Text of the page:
Question of the Week: What Role Should Advertisement Play in Church?

In January, Fellowship White Rock will begin its hard launch and move from developing the core team into being more intentional about engaging the community. As Gabe and I and the rest of the team begin to make preparations for the shift in our church, I’ve been forced to wrestle with this idea of advertisement in the church? If you asked me a year ago what I thought about advertisement in the church, I would have probably went off on some rant about the commercialism cancer eating away at the organ’s of God’s precious church, found a Christian bumper sticker to flip off, and then storm away. But now that we are in the position to try and get the word out about our churches, I am realizing the need to think more deeply about this issue.

America runs on advertisement. And yes, there is a part of my soul that mourns this reality. The manipulation of man’s depraved tendency for stuff for the sake of profit seems like a system built on exploitation. However, that is just the cynical way of looking at it. Events don’t happen the way they do in the “Field of Dreams.” If you build it, you need to tell people that it’s there if you want anybody to show up.

When it comes to advertisement in the church, there seems to be two different extremes:

1. Go all out! Buy the billboards, the radio spots, hire the best web guy, social media guy, get the best gadgets and shout from rooftops about the presence of your church or ministry. Nevermind the money it costs, ignore who is really profiting from the money spent, and hope that through advertisement, the world comes to know Christ.

2. Run away! Hide yourself in your rooms. Pray. Fast. Hope that people will somehow find their way to your gathering through visions and that the world will just be convicted of sins without our witness in the public.

Obviously, the above are extremes. But it nevertheless does need to be thought through. I found this interesting blog about church marketing called Church Marketing Sucks if you’re interested in further discussion.

What do you think? Is there an appropriate element to advertising in church? If so, what is the too far?

I’m looking forward to hearing your input and hope that it can help our team through our decisions about the issue as well!

8 thoughts on “Question of the Week: What Role Should Advertisement Play in Church?

  1. Cody,
    It might help to travel back to Jesus’and the disciples’ time to see what type of crowd gathering techniques they used. They travelled around healing, exorcising demons, and feeding thousands (billboard ads, print and media blitz of their day). They had officials interviewing them and getting the word out. There were also many people that came to hear them preach because someone told them of their experience with Jesus and the disciples (He healed me, He fed me, He told me all the things that I have done). This is probably the most effective and long term form of advertising – word of mouth. I see them all having benefits and taking innovative forms to get the word out about a new work.

  2. I have put a lot of thought into this myself (I even have a couple of Frontline documentaries to recommend, if you’re interested). It comes down to two related issues for me: deception and manipulation. Bad advertising is not completely honest about what it is trying to sell; Jesus on the other hand shared some ugly truths about the life His disciples would have to lead. This part seems pretty straightforward, but manipulation is harder to pin down. The best way I can define it at the moment is a matter of motives: manipulation is using people to accomplish your ends rather than lovingly guiding them to what is best for them for their sake.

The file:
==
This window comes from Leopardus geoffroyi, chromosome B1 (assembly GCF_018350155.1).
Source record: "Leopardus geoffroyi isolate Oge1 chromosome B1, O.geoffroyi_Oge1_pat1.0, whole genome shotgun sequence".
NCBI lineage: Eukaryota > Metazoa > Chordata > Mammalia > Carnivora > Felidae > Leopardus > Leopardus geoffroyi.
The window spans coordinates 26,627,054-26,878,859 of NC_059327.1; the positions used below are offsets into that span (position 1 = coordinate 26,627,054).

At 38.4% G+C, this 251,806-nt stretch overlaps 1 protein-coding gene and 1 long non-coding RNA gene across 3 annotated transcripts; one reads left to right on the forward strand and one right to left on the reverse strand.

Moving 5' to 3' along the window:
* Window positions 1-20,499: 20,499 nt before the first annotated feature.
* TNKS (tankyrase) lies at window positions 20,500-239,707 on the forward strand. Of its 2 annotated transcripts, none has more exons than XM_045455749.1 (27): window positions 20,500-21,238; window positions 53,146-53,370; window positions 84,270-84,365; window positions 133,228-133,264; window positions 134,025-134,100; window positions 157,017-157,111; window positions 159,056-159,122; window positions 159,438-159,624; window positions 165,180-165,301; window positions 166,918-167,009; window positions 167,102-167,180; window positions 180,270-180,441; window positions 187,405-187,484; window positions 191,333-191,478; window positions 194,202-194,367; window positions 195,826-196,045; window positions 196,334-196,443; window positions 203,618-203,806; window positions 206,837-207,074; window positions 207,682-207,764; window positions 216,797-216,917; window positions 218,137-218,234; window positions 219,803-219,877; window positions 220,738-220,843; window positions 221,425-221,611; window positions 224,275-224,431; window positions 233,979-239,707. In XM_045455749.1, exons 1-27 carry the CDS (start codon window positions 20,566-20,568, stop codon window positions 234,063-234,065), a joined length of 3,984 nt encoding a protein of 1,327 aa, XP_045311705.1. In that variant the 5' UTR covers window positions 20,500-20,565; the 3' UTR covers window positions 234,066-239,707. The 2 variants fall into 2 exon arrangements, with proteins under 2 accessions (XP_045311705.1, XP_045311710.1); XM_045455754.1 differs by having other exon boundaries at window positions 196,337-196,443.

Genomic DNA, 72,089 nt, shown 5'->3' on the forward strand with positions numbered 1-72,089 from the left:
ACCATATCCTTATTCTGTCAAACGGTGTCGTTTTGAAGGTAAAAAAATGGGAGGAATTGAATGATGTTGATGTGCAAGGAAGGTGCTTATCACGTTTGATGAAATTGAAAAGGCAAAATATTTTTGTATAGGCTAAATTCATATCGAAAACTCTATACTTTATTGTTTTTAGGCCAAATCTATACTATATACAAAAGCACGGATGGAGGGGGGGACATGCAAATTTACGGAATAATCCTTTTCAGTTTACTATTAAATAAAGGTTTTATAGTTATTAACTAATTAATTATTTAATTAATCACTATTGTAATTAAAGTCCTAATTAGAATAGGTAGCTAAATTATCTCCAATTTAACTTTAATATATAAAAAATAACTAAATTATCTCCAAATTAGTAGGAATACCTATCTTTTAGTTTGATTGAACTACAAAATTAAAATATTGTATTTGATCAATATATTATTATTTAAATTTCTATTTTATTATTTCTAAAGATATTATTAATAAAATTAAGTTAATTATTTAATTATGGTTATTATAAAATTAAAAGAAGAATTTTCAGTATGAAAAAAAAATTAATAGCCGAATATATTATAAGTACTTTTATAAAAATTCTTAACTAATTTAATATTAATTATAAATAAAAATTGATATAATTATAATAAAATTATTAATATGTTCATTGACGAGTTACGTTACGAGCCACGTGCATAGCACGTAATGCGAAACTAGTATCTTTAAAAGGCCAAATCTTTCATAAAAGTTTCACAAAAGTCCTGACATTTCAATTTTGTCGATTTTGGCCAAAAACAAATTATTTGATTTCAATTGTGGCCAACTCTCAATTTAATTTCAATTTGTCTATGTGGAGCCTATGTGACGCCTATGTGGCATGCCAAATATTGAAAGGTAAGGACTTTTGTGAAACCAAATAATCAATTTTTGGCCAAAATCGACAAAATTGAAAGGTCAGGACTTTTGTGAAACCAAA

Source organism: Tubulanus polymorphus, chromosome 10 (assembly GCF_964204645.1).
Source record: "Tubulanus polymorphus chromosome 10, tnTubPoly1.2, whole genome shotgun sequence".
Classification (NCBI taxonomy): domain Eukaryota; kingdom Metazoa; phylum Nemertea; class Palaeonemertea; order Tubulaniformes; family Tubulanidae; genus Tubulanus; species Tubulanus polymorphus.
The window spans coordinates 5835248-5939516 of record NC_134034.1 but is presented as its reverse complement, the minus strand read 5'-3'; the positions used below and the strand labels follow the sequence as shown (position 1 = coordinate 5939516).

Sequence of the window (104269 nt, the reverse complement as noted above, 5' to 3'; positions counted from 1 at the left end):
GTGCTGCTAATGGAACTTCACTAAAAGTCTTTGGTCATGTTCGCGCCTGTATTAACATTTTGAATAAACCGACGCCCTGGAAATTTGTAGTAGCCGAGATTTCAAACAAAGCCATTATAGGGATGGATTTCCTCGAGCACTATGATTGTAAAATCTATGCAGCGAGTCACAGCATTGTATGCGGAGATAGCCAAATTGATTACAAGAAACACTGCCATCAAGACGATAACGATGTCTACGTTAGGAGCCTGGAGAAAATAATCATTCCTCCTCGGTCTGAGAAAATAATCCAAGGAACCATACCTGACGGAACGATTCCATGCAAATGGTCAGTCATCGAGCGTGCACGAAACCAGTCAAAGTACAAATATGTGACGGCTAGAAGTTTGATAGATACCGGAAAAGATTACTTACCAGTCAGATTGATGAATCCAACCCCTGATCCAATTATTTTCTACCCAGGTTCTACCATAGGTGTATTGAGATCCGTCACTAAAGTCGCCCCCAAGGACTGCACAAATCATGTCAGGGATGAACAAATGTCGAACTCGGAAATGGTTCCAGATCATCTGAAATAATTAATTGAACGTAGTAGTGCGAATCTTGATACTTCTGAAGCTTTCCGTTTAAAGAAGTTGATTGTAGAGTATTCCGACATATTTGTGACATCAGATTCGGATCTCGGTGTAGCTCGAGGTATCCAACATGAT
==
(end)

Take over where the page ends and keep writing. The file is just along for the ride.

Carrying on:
Finally, I think there is an aesthetic component worth considering, which I’m guessing you already feel. A truth beautiful enough to advertise should be advertised beautifully. I’m still wrestling with all the implications of this, but I think it frees us up to do some cool things with the message.

    • This is some great insight Josh! I think there does need to be a distinction between good advertisement and bad advertisement. And an excellent point about proclaiming the beautiful truth about God beautifully. I’d be very interested in those documentaries on this.

  3. Because I live and work in the advertising world 40+ hours a week… this is one of the hardest topics for me to wrestle with. I can raise a pretty good case for either side… and that makes it even harder. I’ll enjoy hearing your perspective more when JT and I come for dinner.

  4. I am not sure it is a question of whether we advertise or not. But what we advertise. Are we glorifying God or us? are we just trying to fill seats that translate to dollars? A clear mission focus which is well in place clears all those questions up I think. I also agree with Darcey, If we are witnessing to the current miracles of Christ in our lives and are going about His work, people will not be able to shut up about us.

    here is a link to a John Piper sermon and an excerpt

    .But in the end it is not the counsel and plans of men that are established, but of God’s. It is all-important to realize that God plans the world and he plans churches and he plans lives—and his plans succeed. His plans take precedence over our plans. Our plans have significance and durability to the degree that God plans for our plans to be significant and durable. God is the all-important reality in planning from beginning to end. God’s will is for that to be known, to be explicit, to be admired and enjoyed. Piper

  5. Pingback: The High Cost of Church: Why are we Advertising? « Shouts From the Wilderness

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